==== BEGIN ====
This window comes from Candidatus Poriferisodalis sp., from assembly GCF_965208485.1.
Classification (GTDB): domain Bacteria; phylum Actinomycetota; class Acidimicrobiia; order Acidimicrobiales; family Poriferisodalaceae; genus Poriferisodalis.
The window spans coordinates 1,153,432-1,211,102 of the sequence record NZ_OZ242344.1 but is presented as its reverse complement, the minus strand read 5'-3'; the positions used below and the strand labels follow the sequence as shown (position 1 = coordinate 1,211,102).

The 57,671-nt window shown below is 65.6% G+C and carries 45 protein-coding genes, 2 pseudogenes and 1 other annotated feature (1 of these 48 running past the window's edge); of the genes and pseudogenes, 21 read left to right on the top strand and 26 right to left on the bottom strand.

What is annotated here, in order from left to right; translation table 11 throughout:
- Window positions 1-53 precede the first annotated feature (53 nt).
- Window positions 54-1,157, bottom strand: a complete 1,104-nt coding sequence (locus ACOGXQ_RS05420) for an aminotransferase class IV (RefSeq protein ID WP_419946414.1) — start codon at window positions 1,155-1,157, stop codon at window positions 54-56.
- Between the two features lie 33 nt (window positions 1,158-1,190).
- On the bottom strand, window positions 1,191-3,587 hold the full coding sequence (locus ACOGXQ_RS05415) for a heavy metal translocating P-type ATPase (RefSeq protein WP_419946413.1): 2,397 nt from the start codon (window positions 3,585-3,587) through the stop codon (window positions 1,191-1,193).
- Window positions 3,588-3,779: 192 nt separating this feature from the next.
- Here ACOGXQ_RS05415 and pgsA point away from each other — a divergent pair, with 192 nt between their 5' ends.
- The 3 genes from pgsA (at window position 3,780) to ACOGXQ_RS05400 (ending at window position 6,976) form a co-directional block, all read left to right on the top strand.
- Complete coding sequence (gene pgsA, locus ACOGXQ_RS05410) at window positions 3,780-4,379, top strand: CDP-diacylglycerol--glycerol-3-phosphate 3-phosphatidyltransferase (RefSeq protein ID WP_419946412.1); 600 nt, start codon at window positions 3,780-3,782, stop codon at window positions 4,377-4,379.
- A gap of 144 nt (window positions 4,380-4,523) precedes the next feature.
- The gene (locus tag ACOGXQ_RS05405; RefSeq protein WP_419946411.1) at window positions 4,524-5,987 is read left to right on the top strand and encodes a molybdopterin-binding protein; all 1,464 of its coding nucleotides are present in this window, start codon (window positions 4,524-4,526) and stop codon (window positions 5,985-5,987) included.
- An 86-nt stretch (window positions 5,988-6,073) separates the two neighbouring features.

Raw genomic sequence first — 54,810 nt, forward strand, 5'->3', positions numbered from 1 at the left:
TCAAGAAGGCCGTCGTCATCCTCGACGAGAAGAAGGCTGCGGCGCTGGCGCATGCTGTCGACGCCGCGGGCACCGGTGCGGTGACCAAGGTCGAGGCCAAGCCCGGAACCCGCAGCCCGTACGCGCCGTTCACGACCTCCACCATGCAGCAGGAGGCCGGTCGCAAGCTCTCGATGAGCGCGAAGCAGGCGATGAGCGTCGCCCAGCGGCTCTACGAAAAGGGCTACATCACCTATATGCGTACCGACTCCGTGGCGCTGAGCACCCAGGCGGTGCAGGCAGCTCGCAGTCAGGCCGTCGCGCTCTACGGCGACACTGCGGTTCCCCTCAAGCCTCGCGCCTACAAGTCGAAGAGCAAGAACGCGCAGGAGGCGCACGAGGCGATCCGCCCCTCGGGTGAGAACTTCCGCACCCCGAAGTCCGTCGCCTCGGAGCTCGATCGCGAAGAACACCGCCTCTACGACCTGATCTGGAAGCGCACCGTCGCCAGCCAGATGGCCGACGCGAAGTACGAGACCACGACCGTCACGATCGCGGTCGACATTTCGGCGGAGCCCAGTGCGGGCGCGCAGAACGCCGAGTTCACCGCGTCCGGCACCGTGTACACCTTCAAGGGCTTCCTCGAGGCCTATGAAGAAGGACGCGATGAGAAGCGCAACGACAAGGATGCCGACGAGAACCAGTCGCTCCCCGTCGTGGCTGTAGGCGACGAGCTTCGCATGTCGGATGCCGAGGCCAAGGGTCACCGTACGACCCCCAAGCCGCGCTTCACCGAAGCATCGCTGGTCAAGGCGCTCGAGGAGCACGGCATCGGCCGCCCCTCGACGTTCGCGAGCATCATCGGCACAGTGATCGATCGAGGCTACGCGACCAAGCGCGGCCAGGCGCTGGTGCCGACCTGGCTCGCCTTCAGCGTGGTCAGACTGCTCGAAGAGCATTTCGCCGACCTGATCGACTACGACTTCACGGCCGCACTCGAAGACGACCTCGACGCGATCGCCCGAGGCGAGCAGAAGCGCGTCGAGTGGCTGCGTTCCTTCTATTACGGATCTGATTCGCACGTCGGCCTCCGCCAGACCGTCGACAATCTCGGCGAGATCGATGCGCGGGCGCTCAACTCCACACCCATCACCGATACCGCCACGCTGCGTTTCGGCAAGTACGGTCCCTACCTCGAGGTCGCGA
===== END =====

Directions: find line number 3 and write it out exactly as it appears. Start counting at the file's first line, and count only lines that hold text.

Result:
The window spans coordinates 1,153,432-1,211,102 of the sequence record NZ_OZ242344.1 but is presented as its reverse complement, the minus strand read 5'-3'; the positions used below and the strand labels follow the sequence as shown (position 1 = coordinate 1,211,102).